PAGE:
When sharing runs afoul of the law

Times Staff Writer

While shooting the Israeli film “Ushpizin,” Gidi Dar’s critically acclaimed fable about the power of faith, filmmakers adhered strictly to the rules of Orthodox Judaism, vetting the story with rabbis and declining to shoot on the Sabbath. But when two U.S. synagogues recently screened foreign DVDs of the movie, they ran afoul of Hollywood’s own orthodoxy: to charge admission requires permission.

Picturehouse, distributor of the film, threatened legal action in a letter to the Chabad Center of Passaic County, N.J. To educate the public, the company also placed ads in publications such as the Jewish Journal. Though the matter was settled amicably this week, the episode provided a glimpse into a clash of cultures over the issue of intellectual property rights.

“Screenings like this erode a substantial part of our revenue,” said Bob Berney, president of Picturehouse, a joint venture of HBO and New Line Cinema. “Chabad is charging admission: $15 in advance, $18 at the door.


“This is probably naivete and enthusiasm, not deliberate piracy. Still, in the end, we have to protect the filmmakers and the owners.”

“Ushpizin,” which opened Oct. 19, marked the first time the Orthodox Jewish world in Israel had admitted cameras, he said. The star and screenwriters are members of the community, as is much of the audience.

Because some Orthodox Jews consider theaters off-limits, Picturehouse conducted a grass-roots campaign, setting up special showings -- one at a Brooklyn high school and another at a kosher wedding hall in Monsey, N.Y. Conforming to religious tenets, men and women were seated separately.

The same day as the Nov. 12 Monsey screening, Congregation Oheiv Yisorel, also in Monsey, scheduled its own “Ushpizin” screening. The DVD was legitimately purchased online, according to organizer Daniel Yaniv. And the $10 admission fees were channeled into the Israel One charity and the synagogue’s Hanukkah toy drive, he said.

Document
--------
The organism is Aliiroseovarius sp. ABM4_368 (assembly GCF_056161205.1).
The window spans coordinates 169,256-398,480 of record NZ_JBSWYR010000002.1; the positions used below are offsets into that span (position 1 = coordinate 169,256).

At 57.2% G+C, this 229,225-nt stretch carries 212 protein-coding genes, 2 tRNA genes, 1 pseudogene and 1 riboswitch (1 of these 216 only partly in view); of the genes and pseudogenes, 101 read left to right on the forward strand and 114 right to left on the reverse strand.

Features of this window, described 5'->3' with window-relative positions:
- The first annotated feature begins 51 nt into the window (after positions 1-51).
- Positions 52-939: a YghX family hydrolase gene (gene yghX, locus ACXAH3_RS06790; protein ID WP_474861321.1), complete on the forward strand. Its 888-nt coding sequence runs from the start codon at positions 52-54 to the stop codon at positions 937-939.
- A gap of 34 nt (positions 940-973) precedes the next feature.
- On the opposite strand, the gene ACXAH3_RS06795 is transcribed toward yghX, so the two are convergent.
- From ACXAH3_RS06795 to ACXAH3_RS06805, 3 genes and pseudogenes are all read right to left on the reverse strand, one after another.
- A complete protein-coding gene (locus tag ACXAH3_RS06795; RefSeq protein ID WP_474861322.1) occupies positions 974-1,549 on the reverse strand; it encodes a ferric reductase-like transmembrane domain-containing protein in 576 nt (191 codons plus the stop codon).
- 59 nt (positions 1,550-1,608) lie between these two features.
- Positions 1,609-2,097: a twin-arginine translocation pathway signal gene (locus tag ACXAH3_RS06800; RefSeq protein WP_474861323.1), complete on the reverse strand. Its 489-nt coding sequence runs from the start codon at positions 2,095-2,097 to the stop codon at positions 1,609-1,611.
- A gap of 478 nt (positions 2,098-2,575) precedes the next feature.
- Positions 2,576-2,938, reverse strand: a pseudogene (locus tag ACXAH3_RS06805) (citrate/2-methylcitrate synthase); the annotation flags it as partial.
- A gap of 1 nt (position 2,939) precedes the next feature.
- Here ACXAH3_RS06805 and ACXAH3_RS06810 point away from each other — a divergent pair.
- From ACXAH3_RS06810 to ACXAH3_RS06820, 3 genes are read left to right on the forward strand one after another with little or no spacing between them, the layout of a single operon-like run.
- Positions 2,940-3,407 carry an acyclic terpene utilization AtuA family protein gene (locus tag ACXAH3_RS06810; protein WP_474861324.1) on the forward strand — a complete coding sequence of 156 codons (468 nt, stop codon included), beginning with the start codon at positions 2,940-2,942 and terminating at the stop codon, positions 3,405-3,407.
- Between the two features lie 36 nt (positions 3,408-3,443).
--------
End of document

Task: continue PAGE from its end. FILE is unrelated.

“We advertised the movie to various synagogues through an e-mail campaign and hung up signs in local bagel stores,” Yaniv said. “Before embarking on this path, however, we obtained permission from a Picturehouse distribution executive.”

It’s not a case of naivete but miscommunication within their ranks, said the congregation’s Rabbi Alfred Cohen, whose group agreed not to show the film again.


Of more concern is Chabad’s Dec. 10 “Ushpizin” screening of an Israeli DVD bought at a Brooklyn video store.

“There are entrepreneurial types selling foreign DVDs in neighborhoods catering to Russians, Chinese, Israelis -- a black market, of sorts,” said Marian Koltai Levine, executive vice president of marketing for Picturehouse. “It’s a gray area. Do you prosecute or not? Piracy is a major problem, both here and abroad. While no one in Israel was exhibiting ‘Ushpizin,’ it was being illegally downloaded online. When the director took out an ad saying this was stealing, people started sending him money -- they just didn’t know.”

The Chabad Center, in Wayne, N.J., thought the film would make a perfect draw for its Dec. 10 Melava Malka, a dinner celebrating the Sabbath. “You are cordially invited Saturday night to Cafe Chabad for a private screening of the acclaimed ‘Ushpizin’ and a Middle Eastern buffet dinner,” the invitation read. The admission fee wasn’t for the movie but covered the cost of the meal, said Michael, the director of the center, who declined to give his last name.

“What’s the difference between showing the movie to 25 people in my home or showing it at the synagogue?” he asked. Advised that DVDs contain a strict prohibition against publicly exhibiting the product, he said he hadn’t read the fine print.

On Tuesday, Chabad arrived at a settlement. The event will go ahead as planned, but Picturehouse will get a percentage of each ticket sold -- as in theaters.

“I’m not interested in a fight with anybody,” Michael said. “I’m the chaplain of the Passaci County prison. You think I want people to visit me there? I’m happy. They’re happy. Everything is fine.”


Berney is expecting similar challenges as the film, currently on 31 screens, spreads out nationwide.

“This experience might increase awareness about the way intellectual property rights work,” he said. “Those considering a similar move, I hope, will have second thoughts.”